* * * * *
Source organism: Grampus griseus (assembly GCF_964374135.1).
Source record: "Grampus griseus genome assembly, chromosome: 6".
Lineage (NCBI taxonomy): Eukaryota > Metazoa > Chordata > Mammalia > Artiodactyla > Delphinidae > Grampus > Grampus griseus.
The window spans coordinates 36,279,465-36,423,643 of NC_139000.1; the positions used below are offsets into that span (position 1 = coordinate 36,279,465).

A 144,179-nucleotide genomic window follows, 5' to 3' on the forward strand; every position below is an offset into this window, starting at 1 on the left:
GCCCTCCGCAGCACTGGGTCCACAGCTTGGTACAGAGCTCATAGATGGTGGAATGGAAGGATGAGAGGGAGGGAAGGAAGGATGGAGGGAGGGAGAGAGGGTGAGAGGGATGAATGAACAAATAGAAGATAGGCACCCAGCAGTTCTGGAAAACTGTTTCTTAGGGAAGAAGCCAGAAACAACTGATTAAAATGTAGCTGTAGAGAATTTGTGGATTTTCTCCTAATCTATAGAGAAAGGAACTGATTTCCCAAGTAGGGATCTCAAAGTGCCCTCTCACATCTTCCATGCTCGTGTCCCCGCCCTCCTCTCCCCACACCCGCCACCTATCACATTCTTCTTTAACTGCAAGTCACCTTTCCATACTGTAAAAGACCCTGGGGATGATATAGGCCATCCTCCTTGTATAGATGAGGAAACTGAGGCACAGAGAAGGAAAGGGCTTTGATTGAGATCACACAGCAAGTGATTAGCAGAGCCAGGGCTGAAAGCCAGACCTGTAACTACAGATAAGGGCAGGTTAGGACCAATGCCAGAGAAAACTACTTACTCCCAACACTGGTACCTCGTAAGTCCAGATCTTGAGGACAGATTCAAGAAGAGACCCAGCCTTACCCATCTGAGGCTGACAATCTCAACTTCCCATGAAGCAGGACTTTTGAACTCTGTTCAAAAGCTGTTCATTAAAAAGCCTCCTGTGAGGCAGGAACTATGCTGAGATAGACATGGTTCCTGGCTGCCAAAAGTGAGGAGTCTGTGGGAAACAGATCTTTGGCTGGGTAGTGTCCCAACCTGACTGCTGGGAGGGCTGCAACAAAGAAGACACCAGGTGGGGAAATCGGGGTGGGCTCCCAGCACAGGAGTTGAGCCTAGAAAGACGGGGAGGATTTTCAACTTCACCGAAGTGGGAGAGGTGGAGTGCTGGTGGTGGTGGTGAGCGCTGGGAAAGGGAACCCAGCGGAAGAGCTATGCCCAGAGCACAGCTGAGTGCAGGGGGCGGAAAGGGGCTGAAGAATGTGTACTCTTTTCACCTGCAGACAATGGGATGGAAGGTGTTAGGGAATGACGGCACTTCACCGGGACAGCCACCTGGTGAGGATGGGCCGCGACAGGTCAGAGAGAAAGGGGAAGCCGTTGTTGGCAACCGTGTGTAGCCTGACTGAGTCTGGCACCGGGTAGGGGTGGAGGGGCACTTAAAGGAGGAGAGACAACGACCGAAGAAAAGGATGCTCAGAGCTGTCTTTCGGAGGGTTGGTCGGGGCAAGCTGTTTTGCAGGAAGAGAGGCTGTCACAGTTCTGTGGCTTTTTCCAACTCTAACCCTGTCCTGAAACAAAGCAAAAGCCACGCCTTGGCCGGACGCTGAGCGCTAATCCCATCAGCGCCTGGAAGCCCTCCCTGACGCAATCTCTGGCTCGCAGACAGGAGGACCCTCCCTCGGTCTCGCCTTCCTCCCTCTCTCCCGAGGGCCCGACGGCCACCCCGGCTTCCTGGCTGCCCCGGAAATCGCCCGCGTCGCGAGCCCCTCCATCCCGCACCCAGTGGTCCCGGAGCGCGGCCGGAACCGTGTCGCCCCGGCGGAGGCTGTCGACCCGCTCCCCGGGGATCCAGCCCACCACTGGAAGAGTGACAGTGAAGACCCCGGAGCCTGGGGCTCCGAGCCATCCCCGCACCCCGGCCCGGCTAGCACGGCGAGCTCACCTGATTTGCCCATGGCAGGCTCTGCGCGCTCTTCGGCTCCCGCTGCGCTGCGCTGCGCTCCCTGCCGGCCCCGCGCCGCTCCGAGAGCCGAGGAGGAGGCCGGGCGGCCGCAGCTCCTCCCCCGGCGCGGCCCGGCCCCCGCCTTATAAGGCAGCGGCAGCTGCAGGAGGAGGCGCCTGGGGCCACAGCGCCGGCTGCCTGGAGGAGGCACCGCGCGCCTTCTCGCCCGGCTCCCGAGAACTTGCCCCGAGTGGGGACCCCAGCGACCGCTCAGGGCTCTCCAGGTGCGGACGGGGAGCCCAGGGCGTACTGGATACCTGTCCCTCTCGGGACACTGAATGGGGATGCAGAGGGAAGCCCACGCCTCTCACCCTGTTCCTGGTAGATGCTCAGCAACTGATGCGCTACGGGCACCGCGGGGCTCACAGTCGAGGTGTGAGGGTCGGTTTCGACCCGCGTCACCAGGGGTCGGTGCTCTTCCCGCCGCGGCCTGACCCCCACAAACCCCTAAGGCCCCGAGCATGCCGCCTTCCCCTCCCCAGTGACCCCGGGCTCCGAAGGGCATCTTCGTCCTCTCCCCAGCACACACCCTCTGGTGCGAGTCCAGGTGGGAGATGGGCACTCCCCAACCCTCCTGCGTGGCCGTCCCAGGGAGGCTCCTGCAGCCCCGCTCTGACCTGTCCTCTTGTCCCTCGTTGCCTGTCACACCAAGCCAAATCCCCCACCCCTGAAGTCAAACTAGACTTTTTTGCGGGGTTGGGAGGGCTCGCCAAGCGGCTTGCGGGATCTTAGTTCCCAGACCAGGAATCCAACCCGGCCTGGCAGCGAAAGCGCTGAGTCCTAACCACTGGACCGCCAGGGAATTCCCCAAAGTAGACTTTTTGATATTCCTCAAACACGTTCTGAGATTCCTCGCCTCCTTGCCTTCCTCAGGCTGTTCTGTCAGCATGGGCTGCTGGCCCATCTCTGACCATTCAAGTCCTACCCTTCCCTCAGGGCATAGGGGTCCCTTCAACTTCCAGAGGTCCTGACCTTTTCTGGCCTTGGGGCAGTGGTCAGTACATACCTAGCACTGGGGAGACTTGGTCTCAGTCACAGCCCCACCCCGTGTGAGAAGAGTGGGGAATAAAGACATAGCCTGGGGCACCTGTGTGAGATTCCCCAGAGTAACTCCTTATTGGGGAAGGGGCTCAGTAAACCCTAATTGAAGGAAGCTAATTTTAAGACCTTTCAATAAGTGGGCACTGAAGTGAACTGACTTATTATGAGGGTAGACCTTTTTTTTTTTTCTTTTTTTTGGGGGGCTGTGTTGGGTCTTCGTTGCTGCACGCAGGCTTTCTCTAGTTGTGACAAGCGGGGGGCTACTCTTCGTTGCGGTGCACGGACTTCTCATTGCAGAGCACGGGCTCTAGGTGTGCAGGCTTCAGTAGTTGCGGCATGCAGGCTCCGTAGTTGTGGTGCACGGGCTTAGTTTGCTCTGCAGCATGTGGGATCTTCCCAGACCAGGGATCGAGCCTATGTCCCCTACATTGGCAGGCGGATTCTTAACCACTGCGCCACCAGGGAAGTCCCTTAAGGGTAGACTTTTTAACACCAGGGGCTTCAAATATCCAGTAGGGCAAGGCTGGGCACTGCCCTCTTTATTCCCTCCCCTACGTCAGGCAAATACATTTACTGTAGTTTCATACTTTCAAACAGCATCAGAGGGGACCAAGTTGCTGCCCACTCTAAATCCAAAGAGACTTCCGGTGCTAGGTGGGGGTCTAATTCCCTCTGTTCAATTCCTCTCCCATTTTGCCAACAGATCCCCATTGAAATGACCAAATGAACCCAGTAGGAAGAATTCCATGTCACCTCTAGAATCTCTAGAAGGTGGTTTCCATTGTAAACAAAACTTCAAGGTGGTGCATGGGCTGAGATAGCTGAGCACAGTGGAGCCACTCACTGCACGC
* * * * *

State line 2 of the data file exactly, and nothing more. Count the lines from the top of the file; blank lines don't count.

Source record: "Grampus griseus genome assembly, chromosome: 6".